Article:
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Fabrication and Characterization of Monodisperse Magnetic Porous Nickel Microspheres as Novel Catalysts.

Teng C, He J, Zhu L, Ren L, Chen J, Hong M, Wang Y - Nanoscale Res Lett (2015)

Bottom Line: The strategy involves impregnation of porous polymer microspheres with nickel precursors, calcination to remove the template, followed by thermal reduction.The unique porous nanostructured Ni microspheres possess catalytic activity and excellent recyclability, as demonstrated in the catalytic reduction of 4-nitrophenol to 4-aminophenol.The micropherical Ni catalysts could be easily separated either by an external magnetic field or by simple filtration.

View Article: PubMed Central - PubMed

Affiliation: Guangdong Provincial Key Laboratory of Nano-Micro Materials Research, School of Chemical Biology & Biotechnology, Peking University Shenzhen Graduate School, Shenzhen, 518055, China.

ABSTRACT
A facile and efficient hard-templating strategy is reported for the preparation of porous nickel microspheres with excellent uniformity and strong magnetism. The strategy involves impregnation of porous polymer microspheres with nickel precursors, calcination to remove the template, followed by thermal reduction. The morphology, structure, and the property of the Ni microspheres were characterized by scanning electron microscopy, X-ray powder diffraction, N2 adsorption-desorption isotherms, thermogravimetric analysis, and magnetic hysteresis measurement. The obtained porous nickel microspheres were monodispersed with a particle size of 0.91 μm and crystallite size of 52 nm. Their saturation magnetization was much higher than that of Ni nanoparticles. The unique porous nanostructured Ni microspheres possess catalytic activity and excellent recyclability, as demonstrated in the catalytic reduction of 4-nitrophenol to 4-aminophenol. The micropherical Ni catalysts could be easily separated either by an external magnetic field or by simple filtration.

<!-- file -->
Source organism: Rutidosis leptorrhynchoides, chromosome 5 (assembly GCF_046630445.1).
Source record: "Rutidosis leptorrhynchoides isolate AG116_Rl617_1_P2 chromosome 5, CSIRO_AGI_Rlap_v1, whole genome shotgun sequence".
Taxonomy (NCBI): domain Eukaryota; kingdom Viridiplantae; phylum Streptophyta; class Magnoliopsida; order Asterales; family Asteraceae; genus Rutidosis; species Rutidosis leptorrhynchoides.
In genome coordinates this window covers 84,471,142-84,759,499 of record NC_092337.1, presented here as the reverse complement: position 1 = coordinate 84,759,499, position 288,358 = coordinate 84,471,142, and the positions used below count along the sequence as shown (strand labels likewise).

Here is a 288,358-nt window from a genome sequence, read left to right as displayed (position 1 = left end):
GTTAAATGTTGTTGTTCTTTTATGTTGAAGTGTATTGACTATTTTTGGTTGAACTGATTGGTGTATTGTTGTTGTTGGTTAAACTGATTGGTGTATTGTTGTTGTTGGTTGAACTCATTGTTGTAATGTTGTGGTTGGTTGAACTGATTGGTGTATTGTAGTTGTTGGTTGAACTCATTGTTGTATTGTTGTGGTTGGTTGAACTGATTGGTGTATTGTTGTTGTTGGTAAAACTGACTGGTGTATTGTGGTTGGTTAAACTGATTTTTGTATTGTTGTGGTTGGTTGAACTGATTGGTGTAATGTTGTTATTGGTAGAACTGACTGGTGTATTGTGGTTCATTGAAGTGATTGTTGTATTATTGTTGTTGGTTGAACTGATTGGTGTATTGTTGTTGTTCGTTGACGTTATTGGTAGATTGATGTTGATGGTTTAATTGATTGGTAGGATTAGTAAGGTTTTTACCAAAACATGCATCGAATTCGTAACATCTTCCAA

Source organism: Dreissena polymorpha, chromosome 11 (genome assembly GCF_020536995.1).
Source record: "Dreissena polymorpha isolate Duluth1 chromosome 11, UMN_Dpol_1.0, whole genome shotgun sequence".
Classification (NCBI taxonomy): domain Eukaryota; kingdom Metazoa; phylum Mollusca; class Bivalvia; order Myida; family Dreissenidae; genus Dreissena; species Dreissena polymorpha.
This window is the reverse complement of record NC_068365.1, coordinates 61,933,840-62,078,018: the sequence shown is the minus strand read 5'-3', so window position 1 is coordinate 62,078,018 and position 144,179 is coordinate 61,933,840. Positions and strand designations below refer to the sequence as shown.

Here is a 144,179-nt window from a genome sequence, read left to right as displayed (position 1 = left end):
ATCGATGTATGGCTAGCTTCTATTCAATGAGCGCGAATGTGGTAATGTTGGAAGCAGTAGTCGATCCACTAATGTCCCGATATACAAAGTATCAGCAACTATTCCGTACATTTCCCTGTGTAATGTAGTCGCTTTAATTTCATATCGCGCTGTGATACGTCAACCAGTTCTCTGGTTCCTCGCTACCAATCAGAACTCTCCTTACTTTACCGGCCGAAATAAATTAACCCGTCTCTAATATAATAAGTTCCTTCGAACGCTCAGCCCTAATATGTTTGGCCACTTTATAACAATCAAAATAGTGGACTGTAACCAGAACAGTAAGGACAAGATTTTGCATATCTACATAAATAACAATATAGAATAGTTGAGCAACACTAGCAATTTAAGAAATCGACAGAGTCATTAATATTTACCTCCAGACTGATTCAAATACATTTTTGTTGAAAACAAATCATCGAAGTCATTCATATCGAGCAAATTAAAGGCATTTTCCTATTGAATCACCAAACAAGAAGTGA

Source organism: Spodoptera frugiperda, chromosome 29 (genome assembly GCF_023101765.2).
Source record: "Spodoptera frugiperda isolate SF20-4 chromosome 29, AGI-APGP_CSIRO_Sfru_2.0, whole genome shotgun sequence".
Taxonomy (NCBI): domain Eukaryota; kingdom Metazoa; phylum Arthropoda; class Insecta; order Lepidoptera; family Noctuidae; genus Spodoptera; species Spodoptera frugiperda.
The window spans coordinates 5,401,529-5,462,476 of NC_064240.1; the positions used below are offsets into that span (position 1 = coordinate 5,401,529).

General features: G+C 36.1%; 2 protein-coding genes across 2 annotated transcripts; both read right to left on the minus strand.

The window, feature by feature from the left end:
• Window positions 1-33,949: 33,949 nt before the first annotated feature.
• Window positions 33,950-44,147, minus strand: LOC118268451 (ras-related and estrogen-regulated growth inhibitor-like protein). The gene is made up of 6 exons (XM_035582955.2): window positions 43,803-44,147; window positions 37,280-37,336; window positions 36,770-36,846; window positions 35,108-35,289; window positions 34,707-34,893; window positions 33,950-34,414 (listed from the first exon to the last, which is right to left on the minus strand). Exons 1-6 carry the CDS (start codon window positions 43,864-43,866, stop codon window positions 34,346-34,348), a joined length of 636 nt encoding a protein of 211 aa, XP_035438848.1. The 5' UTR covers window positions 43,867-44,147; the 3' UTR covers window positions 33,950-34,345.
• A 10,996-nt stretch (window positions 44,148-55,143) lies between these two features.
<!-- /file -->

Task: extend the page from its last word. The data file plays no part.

No MeSH data available.


Wide-angle powder XRD patterns of porous NiO microspheres and Ni microspheres reduced at 300 °C, 400 °C, and 500 °C. The violet lines show the standard diffractions of Ni (JCPDS No. 04–0850)
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Fig2: Wide-angle powder XRD patterns of porous NiO microspheres and Ni microspheres reduced at 300 °C, 400 °C, and 500 °C. The violet lines show the standard diffractions of Ni (JCPDS No. 04–0850)

Mentions: The crystalline phases and the crystallite sizes of the powders were confirmed by XRD measurements. Powder X-ray diffraction patterns revealed that the obtained porous NiO microspheres and Ni microspheres are all crystalline. The reflection peaks of NiO microspheres (shown in Fig. 2), indexed to (111), (200), (220), (311), and (222), can be well-assigned to the cubic phase of NiO (JCPDS card no. 47–1049). The average crystallite size of porous NiO microspheres, calculated based on the Williamson-Hall method, was ca. 29 nm, consistent with the SEM observation (Fig. 1f). Reduction of porous NiO microspheres at 300 °C converted most of the microspheres into Ni as the diffraction peaks of the face-centered cubic (fcc) phase of crystalline Ni (JCPDS card no. 04–0850) with 2θ of 44.4°, 51.7°, 76.3°, corresponding to (111), (200), and (220) planes of crystalline Ni, becoming highly intense. However, the NiO peaks were still present. Increasing the reduction temperature to 400 °C reduced the impurity amount of NiO, and only with a reduction temperature of 500 °C, no NiO could be seen. The crystallite size of pure Ni microspheres was calculated to be ca. 52 nm according to the Williamson-Hall method, larger than that of the NiO microspheres. Obviously, high-temperature reduction gave rise to extensive sintering due to surface condensation. The sintering behavior could also be seen in the SEM images. Although reduction at 500 °C was essential for converting NiO to Ni thoroughly, this high thermal reduction temperature created a slightly higher degree of crystallite growth and more bicontinous interpenetration of the metallic particles. Fortunately, the Ni microspheres were still separated showing smooth surfaces and clearly discernable spherical interfaces.Fig. 2